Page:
I was raised in the woods by first-person shooters, and those woods were just a blocky texture on invisible walls. I evolved from a mammal-mouse driving Doomed dinosaur keyboard-aimers to extinction. I've selected the greatest gun in gaming history. I played Blood back when blinking counted as attempted suicide. I've been shooting for so long I remember when Duke Nukem was a good game. And with all of my years of shooting people's faces clean off, on every platform imaginable, I can tell you that not only is the Wii U's Splatoon a great game ... it's a literal savior.
For those who enjoy gaming history, I've got three articles in issue No. 8 of RETRO (including the secret of Sega Batarangs and the awful truth behind Superman's console kryptonite). The code ARKHAMKNIGHT gets you the whole magazine for $2.
6It's Saving Us From Assholes
The exact moment I bought Splatoon:
Via My Twitter
Default multiplayer voice-chat is the swollen appendix of shooters. It might once have served a function, but now it's a useless bag of pus threatening to kill everyone. Professional teams use third-party programs. People playing with friends use private parties. The only ones making noise on the default channel are:
a) using the microphone to help them swallow deep-fried oysters
b) neglected children so desperate for attention they'd take social tips from To Catch A Predator
c) those same children after 30 years of confusing kill-count for achievement
Multiplayer voice-chat should be off by default. That way you can turn it on if you want. The same way you can read YouTube comments if you want. A complete inability to speak still won't stop some people from being assholes, but Splatoon's fast matches and rapid rotation of teammates means you're never stuck with an idiot for long.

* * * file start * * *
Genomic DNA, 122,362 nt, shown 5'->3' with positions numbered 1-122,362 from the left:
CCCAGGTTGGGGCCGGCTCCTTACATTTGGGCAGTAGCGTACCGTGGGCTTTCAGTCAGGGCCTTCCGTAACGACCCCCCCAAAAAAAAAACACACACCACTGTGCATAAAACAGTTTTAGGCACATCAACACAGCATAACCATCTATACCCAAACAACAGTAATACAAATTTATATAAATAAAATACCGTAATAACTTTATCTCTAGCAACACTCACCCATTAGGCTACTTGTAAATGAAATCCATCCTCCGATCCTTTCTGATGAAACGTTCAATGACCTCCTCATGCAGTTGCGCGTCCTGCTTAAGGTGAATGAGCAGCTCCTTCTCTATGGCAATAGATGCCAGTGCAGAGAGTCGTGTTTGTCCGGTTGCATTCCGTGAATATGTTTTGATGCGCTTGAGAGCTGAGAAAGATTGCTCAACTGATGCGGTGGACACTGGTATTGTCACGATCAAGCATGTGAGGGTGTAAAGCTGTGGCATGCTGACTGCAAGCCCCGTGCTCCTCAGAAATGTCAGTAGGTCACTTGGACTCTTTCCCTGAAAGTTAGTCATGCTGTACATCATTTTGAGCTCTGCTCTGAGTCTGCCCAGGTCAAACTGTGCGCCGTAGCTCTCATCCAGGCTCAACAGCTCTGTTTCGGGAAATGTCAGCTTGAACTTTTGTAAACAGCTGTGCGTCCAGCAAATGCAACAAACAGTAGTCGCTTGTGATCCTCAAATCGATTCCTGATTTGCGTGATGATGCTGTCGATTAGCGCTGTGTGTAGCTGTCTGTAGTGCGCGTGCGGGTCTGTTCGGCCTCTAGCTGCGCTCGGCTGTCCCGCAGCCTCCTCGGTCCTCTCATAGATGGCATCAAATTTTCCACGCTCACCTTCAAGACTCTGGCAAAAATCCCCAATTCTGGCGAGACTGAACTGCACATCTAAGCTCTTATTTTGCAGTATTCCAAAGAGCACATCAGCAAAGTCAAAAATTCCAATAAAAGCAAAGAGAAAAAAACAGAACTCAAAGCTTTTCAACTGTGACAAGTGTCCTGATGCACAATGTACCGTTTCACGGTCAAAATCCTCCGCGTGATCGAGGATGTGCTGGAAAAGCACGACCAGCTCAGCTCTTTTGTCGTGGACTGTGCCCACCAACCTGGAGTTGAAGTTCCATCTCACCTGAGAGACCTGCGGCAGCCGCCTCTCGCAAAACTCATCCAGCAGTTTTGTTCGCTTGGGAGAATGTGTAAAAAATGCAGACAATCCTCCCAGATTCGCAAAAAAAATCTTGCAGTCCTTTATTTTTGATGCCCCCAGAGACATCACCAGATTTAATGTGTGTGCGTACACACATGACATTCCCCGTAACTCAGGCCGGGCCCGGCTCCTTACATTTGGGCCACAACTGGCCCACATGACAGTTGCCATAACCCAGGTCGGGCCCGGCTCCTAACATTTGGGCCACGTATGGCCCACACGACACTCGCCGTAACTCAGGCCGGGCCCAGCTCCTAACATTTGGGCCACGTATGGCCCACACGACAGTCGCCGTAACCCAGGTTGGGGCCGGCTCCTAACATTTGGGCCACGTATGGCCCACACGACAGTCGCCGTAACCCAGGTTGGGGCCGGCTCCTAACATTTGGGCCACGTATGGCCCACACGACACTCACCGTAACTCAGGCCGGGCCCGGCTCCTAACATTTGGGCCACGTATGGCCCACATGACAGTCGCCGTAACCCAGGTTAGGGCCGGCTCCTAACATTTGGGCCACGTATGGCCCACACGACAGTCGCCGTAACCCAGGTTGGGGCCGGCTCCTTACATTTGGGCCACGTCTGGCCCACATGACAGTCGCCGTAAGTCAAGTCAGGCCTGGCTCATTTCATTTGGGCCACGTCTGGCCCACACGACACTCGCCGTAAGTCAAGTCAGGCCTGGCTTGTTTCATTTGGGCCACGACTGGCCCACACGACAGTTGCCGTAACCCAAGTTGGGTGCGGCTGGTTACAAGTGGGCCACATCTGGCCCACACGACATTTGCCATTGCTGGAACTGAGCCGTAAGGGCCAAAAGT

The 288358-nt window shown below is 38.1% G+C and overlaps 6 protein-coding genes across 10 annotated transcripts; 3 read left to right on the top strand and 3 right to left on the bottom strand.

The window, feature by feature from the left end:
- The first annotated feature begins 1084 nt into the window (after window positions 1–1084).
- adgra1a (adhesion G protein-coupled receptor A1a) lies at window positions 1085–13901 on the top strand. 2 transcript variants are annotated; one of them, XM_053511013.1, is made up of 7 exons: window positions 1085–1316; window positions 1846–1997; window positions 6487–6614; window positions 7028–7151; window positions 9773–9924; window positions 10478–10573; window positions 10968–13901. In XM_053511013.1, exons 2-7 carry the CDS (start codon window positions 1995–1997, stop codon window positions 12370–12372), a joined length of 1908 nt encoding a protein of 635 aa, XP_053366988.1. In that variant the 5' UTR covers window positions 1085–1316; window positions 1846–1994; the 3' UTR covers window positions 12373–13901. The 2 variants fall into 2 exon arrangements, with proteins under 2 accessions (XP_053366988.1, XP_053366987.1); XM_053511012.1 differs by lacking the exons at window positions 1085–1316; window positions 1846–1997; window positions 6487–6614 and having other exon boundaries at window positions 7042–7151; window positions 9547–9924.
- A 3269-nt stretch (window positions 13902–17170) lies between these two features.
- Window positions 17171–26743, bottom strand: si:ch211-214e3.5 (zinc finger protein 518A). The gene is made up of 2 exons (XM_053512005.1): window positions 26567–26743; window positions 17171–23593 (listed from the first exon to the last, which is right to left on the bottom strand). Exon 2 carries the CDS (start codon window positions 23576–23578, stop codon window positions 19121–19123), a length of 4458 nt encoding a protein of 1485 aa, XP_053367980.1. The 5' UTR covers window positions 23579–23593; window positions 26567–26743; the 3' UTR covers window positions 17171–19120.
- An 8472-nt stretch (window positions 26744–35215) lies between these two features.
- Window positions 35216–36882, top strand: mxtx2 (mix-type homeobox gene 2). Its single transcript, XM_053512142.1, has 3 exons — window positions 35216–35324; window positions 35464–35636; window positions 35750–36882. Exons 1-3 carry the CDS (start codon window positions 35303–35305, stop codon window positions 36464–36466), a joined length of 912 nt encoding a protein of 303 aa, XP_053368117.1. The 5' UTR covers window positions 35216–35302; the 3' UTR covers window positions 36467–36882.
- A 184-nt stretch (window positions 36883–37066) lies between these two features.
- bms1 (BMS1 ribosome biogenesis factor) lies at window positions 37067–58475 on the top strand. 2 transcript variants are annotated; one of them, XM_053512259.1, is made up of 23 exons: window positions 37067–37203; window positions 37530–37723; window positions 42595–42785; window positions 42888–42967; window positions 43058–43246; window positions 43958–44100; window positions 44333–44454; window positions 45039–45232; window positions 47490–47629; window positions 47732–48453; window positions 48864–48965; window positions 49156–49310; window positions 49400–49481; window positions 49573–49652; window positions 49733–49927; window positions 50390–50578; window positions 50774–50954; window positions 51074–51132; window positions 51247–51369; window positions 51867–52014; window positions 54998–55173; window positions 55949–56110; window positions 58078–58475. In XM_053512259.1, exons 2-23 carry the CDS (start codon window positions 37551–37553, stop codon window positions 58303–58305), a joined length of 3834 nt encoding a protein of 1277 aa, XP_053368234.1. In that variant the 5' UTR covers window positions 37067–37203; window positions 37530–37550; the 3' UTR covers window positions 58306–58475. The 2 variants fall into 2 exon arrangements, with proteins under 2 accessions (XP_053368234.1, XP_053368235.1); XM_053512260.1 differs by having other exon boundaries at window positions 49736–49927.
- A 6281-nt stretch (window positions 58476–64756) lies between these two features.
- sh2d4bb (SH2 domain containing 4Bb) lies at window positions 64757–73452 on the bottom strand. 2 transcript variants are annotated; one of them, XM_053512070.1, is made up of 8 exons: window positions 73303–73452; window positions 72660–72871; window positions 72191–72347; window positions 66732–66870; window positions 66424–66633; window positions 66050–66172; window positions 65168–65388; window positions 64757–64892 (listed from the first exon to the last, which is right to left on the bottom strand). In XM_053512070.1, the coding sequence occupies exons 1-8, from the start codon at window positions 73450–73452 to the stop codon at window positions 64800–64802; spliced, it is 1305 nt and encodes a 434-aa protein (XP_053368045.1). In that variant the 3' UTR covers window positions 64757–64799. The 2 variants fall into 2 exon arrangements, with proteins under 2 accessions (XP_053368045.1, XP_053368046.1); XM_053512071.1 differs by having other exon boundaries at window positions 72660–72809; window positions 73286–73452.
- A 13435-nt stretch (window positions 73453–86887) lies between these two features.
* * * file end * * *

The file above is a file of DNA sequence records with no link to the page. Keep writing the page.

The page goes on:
5It's Saving Us From Unnecessary Realism
The major shooter series are locked in a graphical Cold War, spending ever more ridiculous amounts of money and time on almost imperceptible improvements to the things that are killing their entire industry. It's Zeno's turtle falling into a shallow grave, iterating ever closer to a final destination filled with dirt and rocks. That's why most major releases look like someone blended gravel into shit to make the world's worst McFlurry.
It definitely looks "realistic," because this guy is at work and everything looks monotonous and depressing.
These graphical improvements don't just come at the expense of gameplay. They actively prevent it. Games are released beautifully broken, dashing themselves on exquisitely textured rocks while realistic fluid dynamics cascade sea spray across their E3 trailers. Then they wedge their main character halfway into those rocks and rag-doll it at 10,000 rpm. The obscene expense of making virtual worlds look boringly real also requires them to keep you on a single path. They're spending so much money to turn games into movies that they're hiring banner actors to make you think it's a good thing.
Kevin Spacey realizing that if he wanted to see movie-quality Kevin Spacey he could
just watch a movie with Kevin Spacey.
But there's no point in rendering realistic fluid dynamics and accurate explosion physics when that leaves fewer gameplay elements on the screen than a level of Pac-Man. At least he got to chase after multiple dots.
You follow the dot and are actively prevented from touching anything else on the screen.
You're playing as a cat following Activision's laser pointer.
Splatoon uses fluid physics as a gameplay mechanic. Making it more of a truly technical advance than every Gear Of Dutyfield put together. Every other shooter's processing advances provide cinematics instead of strategy. Jetting blood announcing, "Yeah, you got him just like you did in the first Modern Warfare, but now there's more dirt on his clothes!" Splatoon's fluid mechanical gameplay simply wouldn't have been possible on earlier systems.
Gears Of War would look like actual shit on this battlefield.
Splatoon squads are assigned random colors every match, so you're not just stuck with red or blue. For a lifelong shooter, finally seeing some bright colors feels like someone served my retina's cone cells a gallon of daiquiris after decades in the dirt-filled deserts. And it means a "kids' game" solved the known balance issue of red's advantage over blue while generations of "professional" competitive shooters simply never bothered.